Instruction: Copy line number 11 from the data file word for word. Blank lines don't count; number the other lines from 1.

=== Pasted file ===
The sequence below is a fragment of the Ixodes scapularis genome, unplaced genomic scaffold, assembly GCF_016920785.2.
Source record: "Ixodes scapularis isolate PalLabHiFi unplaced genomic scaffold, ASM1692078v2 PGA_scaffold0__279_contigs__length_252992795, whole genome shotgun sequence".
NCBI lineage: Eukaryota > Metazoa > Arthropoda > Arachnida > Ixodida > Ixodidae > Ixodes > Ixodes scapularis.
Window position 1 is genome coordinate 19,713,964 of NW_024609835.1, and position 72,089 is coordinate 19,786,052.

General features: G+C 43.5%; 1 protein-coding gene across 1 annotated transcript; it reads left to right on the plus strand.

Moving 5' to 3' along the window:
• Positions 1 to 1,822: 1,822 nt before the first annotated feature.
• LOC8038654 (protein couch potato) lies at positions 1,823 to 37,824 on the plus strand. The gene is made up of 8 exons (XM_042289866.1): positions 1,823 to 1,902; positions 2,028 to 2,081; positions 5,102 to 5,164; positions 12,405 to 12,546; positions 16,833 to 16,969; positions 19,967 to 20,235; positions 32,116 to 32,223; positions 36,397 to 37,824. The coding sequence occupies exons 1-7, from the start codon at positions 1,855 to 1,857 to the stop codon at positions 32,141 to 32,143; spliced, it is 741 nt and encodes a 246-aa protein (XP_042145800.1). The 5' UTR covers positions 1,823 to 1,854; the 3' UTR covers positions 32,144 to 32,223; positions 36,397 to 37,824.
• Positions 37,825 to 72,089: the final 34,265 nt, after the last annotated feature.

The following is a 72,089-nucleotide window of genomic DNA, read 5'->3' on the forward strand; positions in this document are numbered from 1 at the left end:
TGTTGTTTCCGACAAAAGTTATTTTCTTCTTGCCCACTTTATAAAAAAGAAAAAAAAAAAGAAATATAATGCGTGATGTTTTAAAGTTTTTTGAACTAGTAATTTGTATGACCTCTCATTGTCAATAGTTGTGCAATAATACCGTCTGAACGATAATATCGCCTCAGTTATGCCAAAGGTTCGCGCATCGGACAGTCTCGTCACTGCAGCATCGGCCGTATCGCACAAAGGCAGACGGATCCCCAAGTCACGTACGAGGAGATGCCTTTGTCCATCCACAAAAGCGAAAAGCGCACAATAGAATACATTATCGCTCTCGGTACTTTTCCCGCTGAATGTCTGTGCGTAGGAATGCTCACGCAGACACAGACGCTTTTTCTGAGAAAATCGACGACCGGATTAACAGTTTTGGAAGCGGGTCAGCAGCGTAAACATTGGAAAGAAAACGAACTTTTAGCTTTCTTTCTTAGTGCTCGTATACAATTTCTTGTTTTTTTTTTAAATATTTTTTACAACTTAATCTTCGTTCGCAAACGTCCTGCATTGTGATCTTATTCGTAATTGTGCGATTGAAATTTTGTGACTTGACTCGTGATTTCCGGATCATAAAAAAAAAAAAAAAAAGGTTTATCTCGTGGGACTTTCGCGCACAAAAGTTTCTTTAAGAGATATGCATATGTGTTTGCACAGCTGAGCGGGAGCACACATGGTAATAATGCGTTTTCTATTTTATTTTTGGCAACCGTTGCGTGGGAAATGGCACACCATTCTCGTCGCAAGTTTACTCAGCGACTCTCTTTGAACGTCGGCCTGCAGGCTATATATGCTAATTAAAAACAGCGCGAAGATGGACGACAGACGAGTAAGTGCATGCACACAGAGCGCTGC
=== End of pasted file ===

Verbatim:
TGTTGTTTCCGACAAAAGTTATTTTCTTCTTGCCCACTTTATAAAAAAGAAAAAAAAAAAGAAATATAATGCGTGATGTTTTAAAGTTTTTTGAACTAGTAATTTGTATGACCTCTCATTGTCAATAGTTGTGCAATAATACCGTCTGAACGATAATATCGCCTCAGTTATGCCAAAGGTTCGCGCATCGGACAGTCTCGTCACTGCAGCATCGGCCGTATCGCACAAAGGCAGACGGATCCCCAAGTCACGTACGAGGAGATGCCTTTGTCCATCCACAAAAGCGAAAAGCGCACAATAGAATACATTATCGCTCTCGGTACTTTTCCCGCTGAATGTCTGTGCGTAGGAATGCTCACGCAGACACAGACGCTTTTTCTGAGAAAATCGACGACCGGATTAACAGTTTTGGAAGCGGGTCAGCAGCGTAAACATTGGAAAGAAAACGAACTTTTAGCTTTCTTTCTTAGTGCTCGTATACAATTTCTTGTTTTTTTTTTAAATATTTTTTACAACTTAATCTTCGTTCGCAAACGTCCTGCATTGTGATCTTATTCGTAATTGTGCGATTGAAATTTTGTGACTTGACTCGTGATTTCCGGATCATAAAAAAAAAAAAAAAAAGGTTTATCTCGTGGGACTTTCGCGCACAAAAGTTTCTTTAAGAGATATGCATATGTGTTTGCACAGCTGAGCGGGAGCACACATGGTAATAATGCGTTTTCTATTTTATTTTTGGCAACCGTTGCGTGGGAAATGGCACACCATTCTCGTCGCAAGTTTACTCAGCGACTCTCTTTGAACGTCGGCCTGCAGGCTATATATGCTAATTAAAAACAGCGCGAAGATGGACGACAGACGAGTAAGTGCATGCACACAGAGCGCTGC